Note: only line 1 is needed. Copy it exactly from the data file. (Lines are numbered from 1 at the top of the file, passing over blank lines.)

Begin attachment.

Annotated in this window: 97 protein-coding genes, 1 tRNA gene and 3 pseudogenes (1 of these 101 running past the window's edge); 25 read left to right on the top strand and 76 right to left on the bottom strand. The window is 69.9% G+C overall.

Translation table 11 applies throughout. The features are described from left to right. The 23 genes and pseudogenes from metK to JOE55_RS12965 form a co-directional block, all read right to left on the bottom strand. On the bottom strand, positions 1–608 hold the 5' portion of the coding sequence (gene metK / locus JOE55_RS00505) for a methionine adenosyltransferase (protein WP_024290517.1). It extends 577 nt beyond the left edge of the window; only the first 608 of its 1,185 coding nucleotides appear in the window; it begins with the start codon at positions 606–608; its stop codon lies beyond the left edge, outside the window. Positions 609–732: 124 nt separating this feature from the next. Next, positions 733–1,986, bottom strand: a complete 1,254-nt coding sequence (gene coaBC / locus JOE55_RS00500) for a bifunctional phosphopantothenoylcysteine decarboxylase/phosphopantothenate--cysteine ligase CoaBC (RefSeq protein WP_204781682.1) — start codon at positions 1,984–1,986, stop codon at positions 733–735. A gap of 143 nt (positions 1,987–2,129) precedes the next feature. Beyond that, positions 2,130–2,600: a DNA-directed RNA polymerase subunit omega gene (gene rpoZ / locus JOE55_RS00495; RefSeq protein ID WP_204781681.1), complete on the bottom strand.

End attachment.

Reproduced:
Annotated in this window: 97 protein-coding genes, 1 tRNA gene and 3 pseudogenes (1 of these 101 running past the window's edge); 25 read left to right on the top strand and 76 right to left on the bottom strand. The window is 69.9% G+C overall.